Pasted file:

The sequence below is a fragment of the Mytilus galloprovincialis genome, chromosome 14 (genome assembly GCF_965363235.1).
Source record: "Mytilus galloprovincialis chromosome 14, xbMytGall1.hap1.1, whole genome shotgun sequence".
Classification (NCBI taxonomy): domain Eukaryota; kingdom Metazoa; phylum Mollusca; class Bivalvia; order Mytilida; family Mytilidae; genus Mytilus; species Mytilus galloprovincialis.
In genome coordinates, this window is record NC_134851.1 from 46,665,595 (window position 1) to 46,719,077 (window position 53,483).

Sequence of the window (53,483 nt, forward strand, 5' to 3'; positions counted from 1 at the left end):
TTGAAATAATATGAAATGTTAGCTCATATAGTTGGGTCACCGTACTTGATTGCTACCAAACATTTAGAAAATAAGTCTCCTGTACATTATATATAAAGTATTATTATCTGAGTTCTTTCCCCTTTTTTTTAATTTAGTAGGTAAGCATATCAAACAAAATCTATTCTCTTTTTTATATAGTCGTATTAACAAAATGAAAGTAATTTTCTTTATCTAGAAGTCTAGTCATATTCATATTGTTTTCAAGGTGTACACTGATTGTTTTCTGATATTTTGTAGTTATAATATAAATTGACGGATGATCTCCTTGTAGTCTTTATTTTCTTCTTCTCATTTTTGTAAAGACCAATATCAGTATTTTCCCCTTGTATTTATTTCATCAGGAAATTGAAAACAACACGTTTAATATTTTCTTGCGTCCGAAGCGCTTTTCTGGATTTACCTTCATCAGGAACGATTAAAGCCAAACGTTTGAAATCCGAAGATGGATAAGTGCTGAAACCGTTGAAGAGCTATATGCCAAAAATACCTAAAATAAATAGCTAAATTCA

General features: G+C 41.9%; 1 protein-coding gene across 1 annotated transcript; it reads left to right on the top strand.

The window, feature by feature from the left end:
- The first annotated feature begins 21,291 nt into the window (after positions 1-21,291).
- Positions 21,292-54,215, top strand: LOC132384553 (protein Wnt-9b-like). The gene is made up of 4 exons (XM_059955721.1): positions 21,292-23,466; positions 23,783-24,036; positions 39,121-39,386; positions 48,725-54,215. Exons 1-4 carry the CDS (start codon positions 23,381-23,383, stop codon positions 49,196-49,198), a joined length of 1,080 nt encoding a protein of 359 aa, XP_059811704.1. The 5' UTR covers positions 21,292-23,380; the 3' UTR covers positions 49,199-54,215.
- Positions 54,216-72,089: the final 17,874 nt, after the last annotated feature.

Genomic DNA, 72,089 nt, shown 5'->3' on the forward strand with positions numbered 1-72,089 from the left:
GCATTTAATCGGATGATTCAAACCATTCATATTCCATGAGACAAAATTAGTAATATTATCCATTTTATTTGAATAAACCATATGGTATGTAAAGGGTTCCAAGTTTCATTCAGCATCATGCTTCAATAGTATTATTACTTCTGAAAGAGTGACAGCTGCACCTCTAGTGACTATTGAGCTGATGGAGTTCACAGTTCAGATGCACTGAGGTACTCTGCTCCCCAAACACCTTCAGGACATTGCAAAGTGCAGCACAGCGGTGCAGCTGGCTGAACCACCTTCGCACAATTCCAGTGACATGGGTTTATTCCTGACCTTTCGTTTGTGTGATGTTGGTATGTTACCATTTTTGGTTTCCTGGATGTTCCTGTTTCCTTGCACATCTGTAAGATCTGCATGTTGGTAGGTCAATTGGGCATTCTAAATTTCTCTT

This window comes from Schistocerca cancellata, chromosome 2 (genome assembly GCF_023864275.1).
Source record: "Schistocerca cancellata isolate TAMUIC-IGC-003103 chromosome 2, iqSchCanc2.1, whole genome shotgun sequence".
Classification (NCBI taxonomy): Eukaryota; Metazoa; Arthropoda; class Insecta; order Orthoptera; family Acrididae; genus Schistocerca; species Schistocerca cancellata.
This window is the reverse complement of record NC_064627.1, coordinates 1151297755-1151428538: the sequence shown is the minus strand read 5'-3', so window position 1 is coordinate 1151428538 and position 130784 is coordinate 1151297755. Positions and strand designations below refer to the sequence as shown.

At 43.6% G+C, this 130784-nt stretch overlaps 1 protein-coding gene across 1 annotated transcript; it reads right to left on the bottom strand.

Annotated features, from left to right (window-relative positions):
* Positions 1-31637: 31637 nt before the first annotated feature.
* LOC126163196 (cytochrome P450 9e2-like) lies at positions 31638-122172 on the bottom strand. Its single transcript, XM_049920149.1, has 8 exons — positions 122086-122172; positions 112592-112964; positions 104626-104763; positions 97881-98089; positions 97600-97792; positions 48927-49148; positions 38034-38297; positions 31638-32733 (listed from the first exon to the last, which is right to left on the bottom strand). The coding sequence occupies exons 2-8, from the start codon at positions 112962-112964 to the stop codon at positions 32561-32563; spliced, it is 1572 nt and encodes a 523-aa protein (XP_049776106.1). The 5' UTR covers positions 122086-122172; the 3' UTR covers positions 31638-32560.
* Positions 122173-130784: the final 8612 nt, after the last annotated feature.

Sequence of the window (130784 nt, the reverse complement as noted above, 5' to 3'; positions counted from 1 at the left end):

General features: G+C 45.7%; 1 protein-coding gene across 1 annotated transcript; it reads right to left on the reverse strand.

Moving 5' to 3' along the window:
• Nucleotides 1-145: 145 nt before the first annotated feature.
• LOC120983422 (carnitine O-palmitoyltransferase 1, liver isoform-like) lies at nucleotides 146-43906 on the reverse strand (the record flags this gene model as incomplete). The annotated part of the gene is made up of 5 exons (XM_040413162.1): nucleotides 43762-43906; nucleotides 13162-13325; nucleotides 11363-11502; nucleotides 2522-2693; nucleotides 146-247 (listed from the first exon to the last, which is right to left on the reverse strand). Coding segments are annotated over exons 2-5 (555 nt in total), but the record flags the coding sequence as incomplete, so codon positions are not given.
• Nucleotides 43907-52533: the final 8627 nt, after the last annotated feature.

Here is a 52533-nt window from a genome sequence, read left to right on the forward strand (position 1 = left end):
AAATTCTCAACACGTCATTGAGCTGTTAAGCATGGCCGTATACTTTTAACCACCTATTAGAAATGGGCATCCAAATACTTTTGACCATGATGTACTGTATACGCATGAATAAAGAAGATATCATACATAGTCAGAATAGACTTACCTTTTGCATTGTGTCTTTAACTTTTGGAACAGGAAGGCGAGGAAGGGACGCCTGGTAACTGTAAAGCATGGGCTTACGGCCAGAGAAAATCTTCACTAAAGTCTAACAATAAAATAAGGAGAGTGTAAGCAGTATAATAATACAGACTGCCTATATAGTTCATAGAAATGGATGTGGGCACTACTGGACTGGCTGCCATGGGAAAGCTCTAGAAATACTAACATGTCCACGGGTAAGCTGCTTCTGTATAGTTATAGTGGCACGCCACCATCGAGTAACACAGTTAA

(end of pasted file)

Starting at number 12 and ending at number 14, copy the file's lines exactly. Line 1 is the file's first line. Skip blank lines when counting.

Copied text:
Genomic DNA, 72,089 nt, shown 5'->3' on the forward strand with positions numbered 1-72,089 from the left:
GCATTTAATCGGATGATTCAAACCATTCATATTCCATGAGACAAAATTAGTAATATTATCCATTTTATTTGAATAAACCATATGGTATGTAAAGGGTTCCAAGTTTCATTCAGCATCATGCTTCAATAGTATTATTACTTCTGAAAGAGTGACAGCTGCACCTCTAGTGACTATTGAGCTGATGGAGTTCACAGTTCAGATGCACTGAGGTACTCTGCTCCCCAAACACCTTCAGGACATTGCAAAGTGCAGCACAGCGGTGCAGCTGGCTGAACCACCTTCGCACAATTCCAGTGACATGGGTTTATTCCTGACCTTTCGTTTGTGTGATGTTGGTATGTTACCATTTTTGGTTTCCTGGATGTTCCTGTTTCCTTGCACATCTGTAAGATCTGCATGTTGGTAGGTCAATTGGGCATTCTAAATTTCTCTT

This window comes from Schistocerca cancellata, chromosome 2 (genome assembly GCF_023864275.1).